Last Saturday, I joined a group of Christians who attended the Johannesburg Pride Parade. We didn’t protest against it – in fact, we did the opposite. We held signs showing our support of the LGBTQI community, and apologising for the way the church has treated them in the past.
The responses we received were overwhelming and amazing. Many people were in tears as they saw us, and understood that we were bringing a message of love and grace. For those are into signs and wonders, there was a beautiful double rainbow over the whole event.
Many Christians who are against affirming gay marriage and LGBTQI people reference the destruction of Sodom and Gomorrah to show that God is angry with homosexuality and will judge it. But this is not what these stories are about. In this episode we get into the Bible, and look at why God judged Sodom and Gomorrah, and what these stories mean for us today.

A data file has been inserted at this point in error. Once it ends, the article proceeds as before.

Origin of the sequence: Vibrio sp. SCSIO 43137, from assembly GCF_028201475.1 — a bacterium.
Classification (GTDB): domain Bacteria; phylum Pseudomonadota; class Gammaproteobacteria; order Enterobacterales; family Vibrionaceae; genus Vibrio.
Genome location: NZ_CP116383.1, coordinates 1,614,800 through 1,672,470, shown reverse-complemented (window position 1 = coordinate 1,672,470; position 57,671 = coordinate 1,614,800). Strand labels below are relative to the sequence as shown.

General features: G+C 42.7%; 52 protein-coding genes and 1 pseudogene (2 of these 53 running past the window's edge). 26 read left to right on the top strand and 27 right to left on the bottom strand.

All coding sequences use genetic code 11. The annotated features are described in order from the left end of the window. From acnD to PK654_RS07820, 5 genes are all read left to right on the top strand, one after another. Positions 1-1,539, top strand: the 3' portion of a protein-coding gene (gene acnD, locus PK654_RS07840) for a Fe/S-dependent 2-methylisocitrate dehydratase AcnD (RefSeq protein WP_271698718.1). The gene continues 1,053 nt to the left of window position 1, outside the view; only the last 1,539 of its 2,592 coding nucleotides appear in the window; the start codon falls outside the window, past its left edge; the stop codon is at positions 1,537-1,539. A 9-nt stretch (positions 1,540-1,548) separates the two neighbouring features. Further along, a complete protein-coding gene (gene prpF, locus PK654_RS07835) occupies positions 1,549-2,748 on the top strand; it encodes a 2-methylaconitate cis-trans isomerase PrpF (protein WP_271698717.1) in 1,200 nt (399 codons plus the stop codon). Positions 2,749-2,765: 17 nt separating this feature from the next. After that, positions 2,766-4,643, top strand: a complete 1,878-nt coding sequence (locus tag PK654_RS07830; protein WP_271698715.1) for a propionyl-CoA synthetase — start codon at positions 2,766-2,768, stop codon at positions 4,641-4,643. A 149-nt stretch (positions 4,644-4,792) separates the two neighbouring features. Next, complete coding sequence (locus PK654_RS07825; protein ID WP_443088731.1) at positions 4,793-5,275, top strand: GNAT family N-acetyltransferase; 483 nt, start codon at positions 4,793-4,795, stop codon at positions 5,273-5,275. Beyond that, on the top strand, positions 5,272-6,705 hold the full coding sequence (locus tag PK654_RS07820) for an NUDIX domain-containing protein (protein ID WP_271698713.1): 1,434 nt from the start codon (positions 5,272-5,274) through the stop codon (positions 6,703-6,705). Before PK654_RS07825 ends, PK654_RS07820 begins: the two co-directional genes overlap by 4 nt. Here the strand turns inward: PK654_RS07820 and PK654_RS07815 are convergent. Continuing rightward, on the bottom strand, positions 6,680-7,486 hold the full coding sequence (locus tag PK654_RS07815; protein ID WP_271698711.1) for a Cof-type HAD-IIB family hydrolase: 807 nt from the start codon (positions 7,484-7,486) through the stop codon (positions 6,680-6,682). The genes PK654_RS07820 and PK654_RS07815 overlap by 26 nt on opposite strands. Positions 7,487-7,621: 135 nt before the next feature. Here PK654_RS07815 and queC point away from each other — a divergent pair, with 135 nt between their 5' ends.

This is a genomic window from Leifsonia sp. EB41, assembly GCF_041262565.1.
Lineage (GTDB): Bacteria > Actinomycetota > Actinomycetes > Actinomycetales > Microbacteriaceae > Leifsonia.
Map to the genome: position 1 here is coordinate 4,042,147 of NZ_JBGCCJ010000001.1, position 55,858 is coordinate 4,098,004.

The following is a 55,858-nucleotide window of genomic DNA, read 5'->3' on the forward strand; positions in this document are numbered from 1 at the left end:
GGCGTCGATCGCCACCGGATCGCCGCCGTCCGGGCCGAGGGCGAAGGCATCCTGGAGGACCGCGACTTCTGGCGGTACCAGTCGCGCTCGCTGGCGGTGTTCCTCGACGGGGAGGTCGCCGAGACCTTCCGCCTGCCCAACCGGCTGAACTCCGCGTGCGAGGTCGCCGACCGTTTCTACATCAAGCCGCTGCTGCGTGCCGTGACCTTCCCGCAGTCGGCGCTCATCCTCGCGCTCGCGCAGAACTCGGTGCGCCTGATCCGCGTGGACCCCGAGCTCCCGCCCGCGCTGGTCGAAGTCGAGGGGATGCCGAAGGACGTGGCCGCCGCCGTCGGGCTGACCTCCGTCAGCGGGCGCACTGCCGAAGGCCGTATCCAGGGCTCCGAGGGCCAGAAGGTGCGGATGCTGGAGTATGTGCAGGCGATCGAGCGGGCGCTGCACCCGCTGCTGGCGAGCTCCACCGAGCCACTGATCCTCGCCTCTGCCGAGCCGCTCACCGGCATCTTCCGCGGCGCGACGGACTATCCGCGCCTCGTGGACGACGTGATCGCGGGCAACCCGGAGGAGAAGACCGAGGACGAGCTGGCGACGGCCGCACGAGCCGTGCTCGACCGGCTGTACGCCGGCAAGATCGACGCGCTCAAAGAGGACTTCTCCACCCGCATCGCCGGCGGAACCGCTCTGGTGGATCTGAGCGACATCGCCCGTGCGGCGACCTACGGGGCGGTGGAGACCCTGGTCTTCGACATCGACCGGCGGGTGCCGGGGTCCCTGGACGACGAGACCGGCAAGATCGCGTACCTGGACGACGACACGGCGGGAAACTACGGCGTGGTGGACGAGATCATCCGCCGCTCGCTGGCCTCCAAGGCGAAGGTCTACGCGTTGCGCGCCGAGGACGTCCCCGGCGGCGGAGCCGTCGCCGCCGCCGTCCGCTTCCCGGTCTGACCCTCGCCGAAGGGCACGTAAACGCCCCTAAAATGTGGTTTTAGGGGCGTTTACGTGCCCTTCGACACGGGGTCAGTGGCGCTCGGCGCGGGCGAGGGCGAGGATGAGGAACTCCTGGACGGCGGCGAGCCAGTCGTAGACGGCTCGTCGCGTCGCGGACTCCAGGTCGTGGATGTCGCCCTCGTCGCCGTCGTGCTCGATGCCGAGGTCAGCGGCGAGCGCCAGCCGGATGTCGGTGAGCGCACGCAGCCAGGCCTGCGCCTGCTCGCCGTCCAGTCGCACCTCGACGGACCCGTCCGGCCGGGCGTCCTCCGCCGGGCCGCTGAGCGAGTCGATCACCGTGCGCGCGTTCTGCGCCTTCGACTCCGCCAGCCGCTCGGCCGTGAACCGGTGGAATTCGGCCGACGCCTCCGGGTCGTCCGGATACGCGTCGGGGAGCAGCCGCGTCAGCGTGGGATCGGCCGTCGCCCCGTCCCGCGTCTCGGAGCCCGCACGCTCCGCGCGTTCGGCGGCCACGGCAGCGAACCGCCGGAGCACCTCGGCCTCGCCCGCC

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In his regular blog this past week, Christian author, theologian and pastor, shared the following reflection on his preparations for a sermon on The Wedding at Cana. Richard sends out a daily email with his Meditations – sign up for that here.
Today, openly queer Episcopal priest Elizabeth Edman shares about the first time she preached on the Gospel passage about the wedding in Cana (John 2:1-11). Her use of the word “queer” as a verb may be off-putting or confusing to some, but if you are familiar with Jesus’ first miracle, the context of the story will help you understand what she means.